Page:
Soft and Complex Matter Lab
Short introduction to the Lab
The Soft and Complex Matter Lab is currently located at NTNU's Department of Physics and Faculty of Natural Sciences.
Soft matter is typically composed of nano-/meso-structures, which are easily deformable when exposed to weak external fields, such as flow fields (microfluidics), mechanical forces,
electric or magnetic fields, or by thermal agitations.
We study soft matter which is most often complex matter that results from self-assembly of nano- or micro-sized building blocks.
A main experimental model system studied in the lab is clay, which are nano-layered silicate patchy particles, that can form soft and complex structures through spontaneous self-assembly of its particles.
Other materials that we use as model systems for soft and complex matter are various types of colloidal particles, cellulose, zeolites, surfactants, polymers.
We are also particularly interested in natural and nature-inspired materials science, including geo-inspired materials and bio-mimetic phenomena.
We try to reduce complexity to simplicity as much as possible without loosing the essence.
Complexity means "reduction and removal of redundancy", as first defined by John Locke (1632-1704): "Ideas thus made up of several simple ones put together, I call complex; such as beauty, gratitude, a man, an army, the
universe". This is illustrated in art by Picasso in his famous bull drawing from 1945, shown above.
A drawing called "Various animals attempting to follow a scaling law"
by Pierre-Gilles de Gennes (Nobel prize in physics 1991) in his book "Scaling Concepts in Polymer Physics", Cornell University Press 1979.
Developing new understanding of basic physical properties and processes in soft and complex matter from the nano-scale to the human and geological scales. We wish to sort out what is universal, from what is specific.
Work on universal problems of practical relevance to fields of actual importance to society, ranging from nanotechnology to environmental or energy rleated topics. Examples of possible applications emerging from our
research, for future technologies include: Molecular, including CO2, capture and retention by natural and nature-inspired materials, soft matter based electronics, complex photonic materials, soft scaffolds for bioengineering, new
composite cementious eco-materials.
Soft matter, Nature-inspired materials, Nano-technology, Complex matter, Pattern formation, Anomalous diffusion, Spontaneous and guided selfassembly, Smart materials, Nano-structured materials, Nano-particles, Nano-clays, Composite materials, Photonic structures, Hydrodynamics and Rheology, Microfluidics, Nanofluidics.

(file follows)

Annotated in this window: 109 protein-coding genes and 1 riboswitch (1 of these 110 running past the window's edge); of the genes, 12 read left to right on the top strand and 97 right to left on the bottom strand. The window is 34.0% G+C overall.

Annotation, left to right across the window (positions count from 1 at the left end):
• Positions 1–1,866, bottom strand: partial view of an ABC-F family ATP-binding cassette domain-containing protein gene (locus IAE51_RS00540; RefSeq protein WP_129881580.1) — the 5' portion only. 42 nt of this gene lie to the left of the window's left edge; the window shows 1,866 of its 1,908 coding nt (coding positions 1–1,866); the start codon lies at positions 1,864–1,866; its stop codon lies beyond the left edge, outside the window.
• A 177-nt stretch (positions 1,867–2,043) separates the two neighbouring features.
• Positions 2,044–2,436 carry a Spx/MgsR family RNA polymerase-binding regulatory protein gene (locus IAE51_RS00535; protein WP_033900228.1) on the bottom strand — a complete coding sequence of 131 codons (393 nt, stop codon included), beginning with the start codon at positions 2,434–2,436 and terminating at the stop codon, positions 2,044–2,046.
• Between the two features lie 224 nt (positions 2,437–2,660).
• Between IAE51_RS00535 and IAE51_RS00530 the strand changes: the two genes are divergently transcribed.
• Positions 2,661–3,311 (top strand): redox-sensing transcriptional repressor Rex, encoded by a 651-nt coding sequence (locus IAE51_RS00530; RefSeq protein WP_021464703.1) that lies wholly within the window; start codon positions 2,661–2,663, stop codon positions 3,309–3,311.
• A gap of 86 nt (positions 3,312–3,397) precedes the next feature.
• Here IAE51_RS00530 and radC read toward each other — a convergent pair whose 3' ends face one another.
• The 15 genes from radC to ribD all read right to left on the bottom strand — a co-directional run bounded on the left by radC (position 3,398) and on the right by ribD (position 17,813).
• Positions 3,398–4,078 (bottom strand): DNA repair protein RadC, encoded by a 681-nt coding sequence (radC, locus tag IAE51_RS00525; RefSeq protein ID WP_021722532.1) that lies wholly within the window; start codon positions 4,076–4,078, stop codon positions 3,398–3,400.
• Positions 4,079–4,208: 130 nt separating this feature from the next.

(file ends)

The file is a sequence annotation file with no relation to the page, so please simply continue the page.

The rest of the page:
Adjunct Professor PhD
Senior Scientist at IFE
Researcher/Adjunct Professor PhD
Onsager Professor at NTNU 2023-24, visiting from New University of Lisbon, Portugal
Barbara Pacakova, Per Erik Vullum, Alexsandro Kirch, Josef Breu, Caetano Rodrigues Miranda & Jon Otto Fossum
, March 13-23, 2023 at Bardøla Høyfjellshotel, Geilo, Norway.
MRS Bulletin 47, December 2022. DOI: 10.1557/s43577-022-00349-8
has been brought forward as an MRS milestone. In this article we demonstrate simple self-assembly of heterostructures such as graphene-clay-graphene, which could form the next generation of nanodevices.
Some highlight examples from our publications
Bright, noniridescent structural coloration can be obtained from nematic clay mineral double nanosheet suspensions,
see Science Advances 8(4), DOI: 10.1126/sciadv.abl8147 (2022)
CO2, or other molecules, or ions, or nanoparticles, can be captured and stored in between stacked clay nanolayers,
Langmuir 39, 4895 (2023);
J. Phys. Chem. C126, 17243 (2022);
Langmuir 37, 14491 (2021);
J. Phys. Chem. C124, 26222 (2020);
Scientific Reports 8, 11827 (2018);
Scientific Reports 5, 8775 (2015);
Langmuir 28, 1678 (2012),
and other publications from our lab.
Clay swelling (by intercalation), and clay nanolayer delamination, occurs when external molecules, such as H2O, enter the interlayer space within a clay particle. Inreased humidity, immersion in liquid water or increased temperature facilitate the swelling and delamination, thus producing nematic phases. Such nematic jamming effects on the nanoscale can on the macroscale "counterintuitively" lead to increased mechanical strength and increased viscosity. when the temperature is increased in such a system.
Sketch taken from: Scientific Reports 2, 618 (2012); See also Soft Matter, 9, 99994 (2013), Applied Clay Science 198, 105831 (2020) and Langmuir 37, 160 (2021) and other publications from our lab.
A silicone oil drop with an electrohydrodynamically induced ribbon of particles. Further, the applied DC E-field can polarize certain particles forming dipolar chains confined to a drop interface. We have also studied the electrohydrodynnamics of droplet coalsecence for production of Janus capsules. Experimental image taken from: Nature Communications 4, 2066 (2013).
See also Nature Communications 5, 3945 (2014) and other publications from our lab.